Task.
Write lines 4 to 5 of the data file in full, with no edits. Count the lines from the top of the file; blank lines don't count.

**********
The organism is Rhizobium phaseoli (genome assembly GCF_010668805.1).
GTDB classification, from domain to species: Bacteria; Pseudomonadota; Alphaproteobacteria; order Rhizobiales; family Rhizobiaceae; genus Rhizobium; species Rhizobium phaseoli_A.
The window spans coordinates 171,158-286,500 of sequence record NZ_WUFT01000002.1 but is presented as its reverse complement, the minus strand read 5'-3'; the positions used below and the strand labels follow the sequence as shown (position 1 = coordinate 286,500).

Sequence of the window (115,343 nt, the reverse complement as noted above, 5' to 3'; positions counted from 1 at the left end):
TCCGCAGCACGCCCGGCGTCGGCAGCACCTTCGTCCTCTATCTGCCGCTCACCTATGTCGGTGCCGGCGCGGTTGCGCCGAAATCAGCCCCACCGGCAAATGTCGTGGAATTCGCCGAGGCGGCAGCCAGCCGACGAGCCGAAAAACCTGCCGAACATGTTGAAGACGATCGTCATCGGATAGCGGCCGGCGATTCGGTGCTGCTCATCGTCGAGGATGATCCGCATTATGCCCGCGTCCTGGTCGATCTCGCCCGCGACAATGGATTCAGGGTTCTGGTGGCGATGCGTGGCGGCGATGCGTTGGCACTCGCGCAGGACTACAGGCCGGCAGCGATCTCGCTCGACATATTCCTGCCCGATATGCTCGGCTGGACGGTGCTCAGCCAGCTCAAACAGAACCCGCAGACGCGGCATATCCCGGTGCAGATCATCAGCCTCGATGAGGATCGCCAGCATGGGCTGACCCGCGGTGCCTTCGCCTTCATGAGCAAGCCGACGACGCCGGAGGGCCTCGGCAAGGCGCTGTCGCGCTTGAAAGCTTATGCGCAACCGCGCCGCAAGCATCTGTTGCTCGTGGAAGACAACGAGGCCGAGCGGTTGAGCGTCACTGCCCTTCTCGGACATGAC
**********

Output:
Sequence of the window (115,343 nt, the reverse complement as noted above, 5' to 3'; positions counted from 1 at the left end):
TCCGCAGCACGCCCGGCGTCGGCAGCACCTTCGTCCTCTATCTGCCGCTCACCTATGTCGGTGCCGGCGCGGTTGCGCCGAAATCAGCCCCACCGGCAAATGTCGTGGAATTCGCCGAGGCGGCAGCCAGCCGACGAGCCGAAAAACCTGCCGAACATGTTGAAGACGATCGTCATCGGATAGCGGCCGGCGATTCGGTGCTGCTCATCGTCGAGGATGATCCGCATTATGCCCGCGTCCTGGTCGATCTCGCCCGCGACAATGGATTCAGGGTTCTGGTGGCGATGCGTGGCGGCGATGCGTTGGCACTCGCGCAGGACTACAGGCCGGCAGCGATCTCGCTCGACATATTCCTGCCCGATATGCTCGGCTGGACGGTGCTCAGCCAGCTCAAACAGAACCCGCAGACGCGGCATATCCCGGTGCAGATCATCAGCCTCGATGAGGATCGCCAGCATGGGCTGACCCGCGGTGCCTTCGCCTTCATGAGCAAGCCGACGACGCCGGAGGGCCTCGGCAAGGCGCTGTCGCGCTTGAAAGCTTATGCGCAACCGCGCCGCAAGCATCTGTTGCTCGTGGAAGACAACGAGGCCGAGCGGTTGAGCGTCACTGCCCTTCTCGGACATGAC